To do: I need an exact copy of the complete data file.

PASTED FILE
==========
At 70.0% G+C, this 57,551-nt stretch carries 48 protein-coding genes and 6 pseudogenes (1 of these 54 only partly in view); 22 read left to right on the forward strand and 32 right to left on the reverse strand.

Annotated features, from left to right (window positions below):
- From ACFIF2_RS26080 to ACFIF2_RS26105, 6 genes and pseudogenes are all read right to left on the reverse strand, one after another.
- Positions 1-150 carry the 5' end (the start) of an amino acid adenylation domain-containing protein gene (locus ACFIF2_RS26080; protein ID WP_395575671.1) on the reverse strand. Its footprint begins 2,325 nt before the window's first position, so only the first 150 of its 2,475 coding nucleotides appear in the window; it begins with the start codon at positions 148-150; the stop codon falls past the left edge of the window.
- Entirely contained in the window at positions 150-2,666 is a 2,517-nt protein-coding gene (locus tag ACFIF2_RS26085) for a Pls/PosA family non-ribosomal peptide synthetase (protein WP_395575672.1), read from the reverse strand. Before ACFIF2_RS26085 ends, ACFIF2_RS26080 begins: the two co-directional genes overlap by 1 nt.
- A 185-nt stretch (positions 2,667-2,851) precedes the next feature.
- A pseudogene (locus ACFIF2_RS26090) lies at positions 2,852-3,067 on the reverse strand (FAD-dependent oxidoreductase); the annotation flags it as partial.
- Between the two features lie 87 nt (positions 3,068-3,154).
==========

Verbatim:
At 70.0% G+C, this 57,551-nt stretch carries 48 protein-coding genes and 6 pseudogenes (1 of these 54 only partly in view); 22 read left to right on the forward strand and 32 right to left on the reverse strand.

Annotated features, from left to right (window positions below):
- From ACFIF2_RS26080 to ACFIF2_RS26105, 6 genes and pseudogenes are all read right to left on the reverse strand, one after another.
- Positions 1-150 carry the 5' end (the start) of an amino acid adenylation domain-containing protein gene (locus ACFIF2_RS26080; protein ID WP_395575671.1) on the reverse strand. Its footprint begins 2,325 nt before the window's first position, so only the first 150 of its 2,475 coding nucleotides appear in the window; it begins with the start codon at positions 148-150; the stop codon falls past the left edge of the window.
- Entirely contained in the window at positions 150-2,666 is a 2,517-nt protein-coding gene (locus tag ACFIF2_RS26085) for a Pls/PosA family non-ribosomal peptide synthetase (protein WP_395575672.1), read from the reverse strand. Before ACFIF2_RS26085 ends, ACFIF2_RS26080 begins: the two co-directional genes overlap by 1 nt.
- A 185-nt stretch (positions 2,667-2,851) precedes the next feature.
- A pseudogene (locus ACFIF2_RS26090) lies at positions 2,852-3,067 on the reverse strand (FAD-dependent oxidoreductase); the annotation flags it as partial.
- Between the two features lie 87 nt (positions 3,068-3,154).